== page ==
Many Hands Make Light Work for Teen Feed
Teen Feed, located in Seattle's University District, links homeless youth with services and serves a hot meal every night. Teen Feed serves 20,000+ meals to youths and young adults. Like all food banks and feeding programs, Teen Feed would not exist without its volunteers. Managing volunteers while also meeting the needs of the teens can be difficult.
It is challenging to identify potential volunteers with the right skills and approach to working with homeless youth. "Our goal is to find more competent, knowledgeable, and consistent volunteers," said Jaime Jamison, volunteer manager at Teen Feed. This is especially true when it comes to Teen Feed's volunteer advocates. These advocates must be willing to complete a training program called The Ropes, which teaches them how to listen to and interact with homeless youth.
How VIP 360 Helped
Teen Feed, along with 18 other food banks and feeding programs, participated in the VIP 360. VIP 360 was a project of 501 Commons and United Way of King County. It is an intensive 4-month program that focuses on improving volunteer management systems. Teen Feed worked with three 501 Commons consultants to develop a plan for recruiting - and keeping - the right volunteers. After completing a thorough assessment of Teen Feed's volunteer program and surveying current and former volunteers, the team of consultants and Teen Feed staff identified key strategies for improving the program.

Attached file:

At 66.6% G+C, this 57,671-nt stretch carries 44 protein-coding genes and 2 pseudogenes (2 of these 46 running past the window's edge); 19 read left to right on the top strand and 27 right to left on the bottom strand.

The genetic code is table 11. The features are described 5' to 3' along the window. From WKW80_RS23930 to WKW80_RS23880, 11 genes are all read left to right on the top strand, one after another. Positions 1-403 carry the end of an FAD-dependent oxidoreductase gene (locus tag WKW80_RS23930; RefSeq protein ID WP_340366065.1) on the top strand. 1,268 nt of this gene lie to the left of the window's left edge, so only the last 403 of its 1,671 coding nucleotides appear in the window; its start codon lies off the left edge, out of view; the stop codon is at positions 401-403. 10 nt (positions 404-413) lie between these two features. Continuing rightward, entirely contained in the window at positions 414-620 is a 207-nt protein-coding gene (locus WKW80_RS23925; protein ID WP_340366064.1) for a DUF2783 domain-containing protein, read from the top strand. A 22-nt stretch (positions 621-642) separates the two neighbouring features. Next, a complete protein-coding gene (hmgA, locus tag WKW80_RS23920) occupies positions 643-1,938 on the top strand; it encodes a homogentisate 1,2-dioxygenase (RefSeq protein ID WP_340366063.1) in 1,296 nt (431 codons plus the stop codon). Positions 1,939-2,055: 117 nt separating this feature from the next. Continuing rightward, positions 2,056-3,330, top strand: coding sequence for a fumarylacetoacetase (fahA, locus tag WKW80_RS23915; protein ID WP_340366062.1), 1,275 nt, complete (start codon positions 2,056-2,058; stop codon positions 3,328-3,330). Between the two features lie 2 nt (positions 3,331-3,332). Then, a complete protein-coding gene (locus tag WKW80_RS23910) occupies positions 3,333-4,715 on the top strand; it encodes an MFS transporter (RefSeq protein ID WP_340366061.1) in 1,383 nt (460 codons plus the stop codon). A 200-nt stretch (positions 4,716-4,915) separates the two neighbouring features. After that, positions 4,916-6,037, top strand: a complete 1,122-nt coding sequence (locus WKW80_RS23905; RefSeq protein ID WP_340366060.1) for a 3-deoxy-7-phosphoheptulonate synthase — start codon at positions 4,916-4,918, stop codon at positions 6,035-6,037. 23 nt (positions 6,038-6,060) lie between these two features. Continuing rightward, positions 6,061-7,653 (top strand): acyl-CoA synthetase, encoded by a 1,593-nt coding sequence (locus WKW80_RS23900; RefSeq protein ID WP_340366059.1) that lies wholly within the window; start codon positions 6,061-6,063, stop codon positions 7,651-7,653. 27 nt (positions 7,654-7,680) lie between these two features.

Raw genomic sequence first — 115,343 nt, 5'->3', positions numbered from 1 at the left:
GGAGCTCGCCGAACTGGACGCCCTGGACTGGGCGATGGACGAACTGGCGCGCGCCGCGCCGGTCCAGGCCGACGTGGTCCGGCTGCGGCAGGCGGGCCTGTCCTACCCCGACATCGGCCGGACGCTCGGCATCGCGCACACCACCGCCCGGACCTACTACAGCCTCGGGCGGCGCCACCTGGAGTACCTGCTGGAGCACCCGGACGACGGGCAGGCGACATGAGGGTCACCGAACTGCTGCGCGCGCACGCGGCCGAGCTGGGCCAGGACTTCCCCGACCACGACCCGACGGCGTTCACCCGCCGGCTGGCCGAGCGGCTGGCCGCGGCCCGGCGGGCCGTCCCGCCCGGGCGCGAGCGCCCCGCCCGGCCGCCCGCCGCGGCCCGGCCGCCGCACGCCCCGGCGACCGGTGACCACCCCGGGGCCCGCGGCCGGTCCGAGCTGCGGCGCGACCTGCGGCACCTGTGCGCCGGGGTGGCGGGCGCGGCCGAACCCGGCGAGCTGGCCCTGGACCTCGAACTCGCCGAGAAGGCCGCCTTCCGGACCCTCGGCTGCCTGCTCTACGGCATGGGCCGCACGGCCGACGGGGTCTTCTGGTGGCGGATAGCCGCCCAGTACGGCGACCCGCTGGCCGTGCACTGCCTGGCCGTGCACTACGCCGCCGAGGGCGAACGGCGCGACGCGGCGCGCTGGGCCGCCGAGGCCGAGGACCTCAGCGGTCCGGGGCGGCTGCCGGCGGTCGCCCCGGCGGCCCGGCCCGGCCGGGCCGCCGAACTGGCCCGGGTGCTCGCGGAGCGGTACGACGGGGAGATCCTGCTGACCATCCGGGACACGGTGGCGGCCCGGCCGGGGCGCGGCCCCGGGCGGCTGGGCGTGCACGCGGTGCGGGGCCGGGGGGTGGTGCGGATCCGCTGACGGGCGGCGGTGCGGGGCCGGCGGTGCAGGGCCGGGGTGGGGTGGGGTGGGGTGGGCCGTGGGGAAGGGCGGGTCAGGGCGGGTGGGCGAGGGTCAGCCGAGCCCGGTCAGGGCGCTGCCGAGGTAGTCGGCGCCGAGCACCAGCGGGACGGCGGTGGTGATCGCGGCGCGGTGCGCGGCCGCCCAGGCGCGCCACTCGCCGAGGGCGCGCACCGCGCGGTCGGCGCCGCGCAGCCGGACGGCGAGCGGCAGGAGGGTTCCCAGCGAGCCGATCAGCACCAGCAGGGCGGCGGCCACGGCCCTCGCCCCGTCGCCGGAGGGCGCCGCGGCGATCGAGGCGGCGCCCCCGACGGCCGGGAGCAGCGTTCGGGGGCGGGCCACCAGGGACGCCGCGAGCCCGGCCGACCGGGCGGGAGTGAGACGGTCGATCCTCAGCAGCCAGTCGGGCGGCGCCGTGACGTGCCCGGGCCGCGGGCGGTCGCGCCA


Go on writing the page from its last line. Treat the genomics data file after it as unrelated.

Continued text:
Teen Feed believes that participating in VIP 360 has made a positive difference in its ability to accomplish its mission. Said Jamison, "our mission is to offer basic services, build strong relationships with our clients and community, and ally with our clients to meet their future off the streets. VIP has helped us build stronger relationships with our surrounding community. Before VIP we had no volunteer job descriptions available to volunteers. Now we do, and our number of volunteers has increased because of the clarity we offer them."